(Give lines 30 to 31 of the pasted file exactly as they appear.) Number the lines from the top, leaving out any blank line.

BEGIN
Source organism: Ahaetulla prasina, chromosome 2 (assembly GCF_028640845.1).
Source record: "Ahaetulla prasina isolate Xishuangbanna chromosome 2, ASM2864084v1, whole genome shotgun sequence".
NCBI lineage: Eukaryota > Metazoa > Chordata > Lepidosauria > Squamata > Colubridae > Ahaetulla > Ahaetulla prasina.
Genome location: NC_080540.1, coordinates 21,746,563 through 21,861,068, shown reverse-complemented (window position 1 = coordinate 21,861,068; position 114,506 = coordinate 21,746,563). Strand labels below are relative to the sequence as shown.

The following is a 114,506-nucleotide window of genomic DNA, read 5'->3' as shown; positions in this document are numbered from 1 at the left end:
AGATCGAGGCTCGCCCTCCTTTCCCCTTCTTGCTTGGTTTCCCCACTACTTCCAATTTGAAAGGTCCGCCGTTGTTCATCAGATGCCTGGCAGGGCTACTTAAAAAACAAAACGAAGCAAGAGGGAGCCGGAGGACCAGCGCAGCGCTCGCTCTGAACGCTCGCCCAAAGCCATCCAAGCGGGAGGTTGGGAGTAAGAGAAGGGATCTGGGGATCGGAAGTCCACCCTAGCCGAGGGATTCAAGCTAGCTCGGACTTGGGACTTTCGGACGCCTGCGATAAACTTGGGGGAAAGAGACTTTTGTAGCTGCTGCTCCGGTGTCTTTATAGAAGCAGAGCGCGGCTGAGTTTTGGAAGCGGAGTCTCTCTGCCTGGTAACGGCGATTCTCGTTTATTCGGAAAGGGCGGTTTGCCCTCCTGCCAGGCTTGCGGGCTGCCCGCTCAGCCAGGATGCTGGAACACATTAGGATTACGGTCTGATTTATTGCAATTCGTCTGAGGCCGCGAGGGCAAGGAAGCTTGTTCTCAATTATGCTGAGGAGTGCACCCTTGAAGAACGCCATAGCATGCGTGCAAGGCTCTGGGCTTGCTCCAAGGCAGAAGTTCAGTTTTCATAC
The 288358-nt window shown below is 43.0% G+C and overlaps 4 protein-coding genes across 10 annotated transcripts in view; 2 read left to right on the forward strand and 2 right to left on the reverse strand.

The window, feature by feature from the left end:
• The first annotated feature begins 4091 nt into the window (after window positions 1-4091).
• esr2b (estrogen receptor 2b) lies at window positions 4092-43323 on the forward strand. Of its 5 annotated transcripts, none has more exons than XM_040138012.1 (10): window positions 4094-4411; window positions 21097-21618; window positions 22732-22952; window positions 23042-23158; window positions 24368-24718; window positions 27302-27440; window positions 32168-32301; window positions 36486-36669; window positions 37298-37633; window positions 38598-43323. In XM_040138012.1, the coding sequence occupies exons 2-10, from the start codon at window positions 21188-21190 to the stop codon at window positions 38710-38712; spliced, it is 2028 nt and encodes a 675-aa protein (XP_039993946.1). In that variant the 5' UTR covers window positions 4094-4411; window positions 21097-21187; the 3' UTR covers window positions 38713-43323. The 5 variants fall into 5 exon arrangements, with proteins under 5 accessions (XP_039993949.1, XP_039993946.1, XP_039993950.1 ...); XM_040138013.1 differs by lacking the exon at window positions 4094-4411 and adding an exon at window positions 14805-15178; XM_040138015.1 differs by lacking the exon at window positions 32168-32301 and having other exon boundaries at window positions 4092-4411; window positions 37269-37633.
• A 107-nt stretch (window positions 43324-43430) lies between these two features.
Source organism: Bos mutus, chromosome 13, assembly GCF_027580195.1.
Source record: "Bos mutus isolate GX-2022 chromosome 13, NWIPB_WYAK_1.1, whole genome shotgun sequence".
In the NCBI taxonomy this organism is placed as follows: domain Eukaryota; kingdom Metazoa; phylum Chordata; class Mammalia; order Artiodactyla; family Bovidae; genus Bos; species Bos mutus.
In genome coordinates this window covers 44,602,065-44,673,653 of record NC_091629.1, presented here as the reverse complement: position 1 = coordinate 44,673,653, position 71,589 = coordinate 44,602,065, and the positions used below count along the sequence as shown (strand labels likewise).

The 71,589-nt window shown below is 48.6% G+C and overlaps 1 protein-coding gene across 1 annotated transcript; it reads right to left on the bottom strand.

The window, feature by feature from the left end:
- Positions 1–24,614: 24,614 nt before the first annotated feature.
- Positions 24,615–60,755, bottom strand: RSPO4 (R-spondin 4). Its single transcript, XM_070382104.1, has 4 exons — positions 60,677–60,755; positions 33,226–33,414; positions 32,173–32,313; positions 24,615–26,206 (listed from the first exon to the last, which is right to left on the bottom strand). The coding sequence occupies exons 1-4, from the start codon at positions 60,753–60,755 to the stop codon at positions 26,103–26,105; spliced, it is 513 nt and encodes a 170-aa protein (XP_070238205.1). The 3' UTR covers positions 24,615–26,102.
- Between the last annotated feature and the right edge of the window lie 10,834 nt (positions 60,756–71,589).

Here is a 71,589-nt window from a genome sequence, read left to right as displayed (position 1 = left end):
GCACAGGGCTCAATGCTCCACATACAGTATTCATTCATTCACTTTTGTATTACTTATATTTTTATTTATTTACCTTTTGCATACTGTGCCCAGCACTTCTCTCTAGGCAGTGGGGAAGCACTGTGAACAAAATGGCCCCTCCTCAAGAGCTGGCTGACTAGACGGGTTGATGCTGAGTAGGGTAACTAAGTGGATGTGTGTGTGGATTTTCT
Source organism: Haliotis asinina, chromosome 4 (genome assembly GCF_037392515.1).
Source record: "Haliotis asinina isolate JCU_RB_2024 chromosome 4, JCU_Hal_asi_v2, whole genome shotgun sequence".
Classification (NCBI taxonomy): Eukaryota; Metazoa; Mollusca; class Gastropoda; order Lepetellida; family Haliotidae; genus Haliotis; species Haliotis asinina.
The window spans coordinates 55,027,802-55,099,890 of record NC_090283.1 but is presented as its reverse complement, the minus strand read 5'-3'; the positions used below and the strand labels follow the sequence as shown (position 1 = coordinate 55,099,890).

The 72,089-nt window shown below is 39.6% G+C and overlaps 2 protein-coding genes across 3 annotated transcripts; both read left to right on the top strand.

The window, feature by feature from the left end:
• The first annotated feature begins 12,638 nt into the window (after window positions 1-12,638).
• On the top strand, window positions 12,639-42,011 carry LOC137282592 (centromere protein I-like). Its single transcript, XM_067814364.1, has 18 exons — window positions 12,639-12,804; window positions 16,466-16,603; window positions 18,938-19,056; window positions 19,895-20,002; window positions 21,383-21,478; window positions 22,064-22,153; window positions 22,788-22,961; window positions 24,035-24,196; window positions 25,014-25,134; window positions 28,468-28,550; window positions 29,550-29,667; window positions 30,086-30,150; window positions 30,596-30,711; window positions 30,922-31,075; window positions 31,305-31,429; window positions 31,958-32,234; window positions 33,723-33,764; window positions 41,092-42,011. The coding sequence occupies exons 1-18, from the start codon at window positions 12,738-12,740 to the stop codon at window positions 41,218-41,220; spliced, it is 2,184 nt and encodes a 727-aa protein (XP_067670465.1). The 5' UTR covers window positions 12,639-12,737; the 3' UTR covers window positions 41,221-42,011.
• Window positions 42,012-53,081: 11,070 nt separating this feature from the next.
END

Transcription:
• On the top strand, window positions 12,639-42,011 carry LOC137282592 (centromere protein I-like). Its single transcript, XM_067814364.1, has 18 exons — window positions 12,639-12,804; window positions 16,466-16,603; window positions 18,938-19,056; window positions 19,895-20,002; window positions 21,383-21,478; window positions 22,064-22,153; window positions 22,788-22,961; window positions 24,035-24,196; window positions 25,014-25,134; window positions 28,468-28,550; window positions 29,550-29,667; window positions 30,086-30,150; window positions 30,596-30,711; window positions 30,922-31,075; window positions 31,305-31,429; window positions 31,958-32,234; window positions 33,723-33,764; window positions 41,092-42,011. The coding sequence occupies exons 1-18, from the start codon at window positions 12,738-12,740 to the stop codon at window positions 41,218-41,220; spliced, it is 2,184 nt and encodes a 727-aa protein (XP_067670465.1). The 5' UTR covers window positions 12,639-12,737; the 3' UTR covers window positions 41,221-42,011.
• Window positions 42,012-53,081: 11,070 nt separating this feature from the next.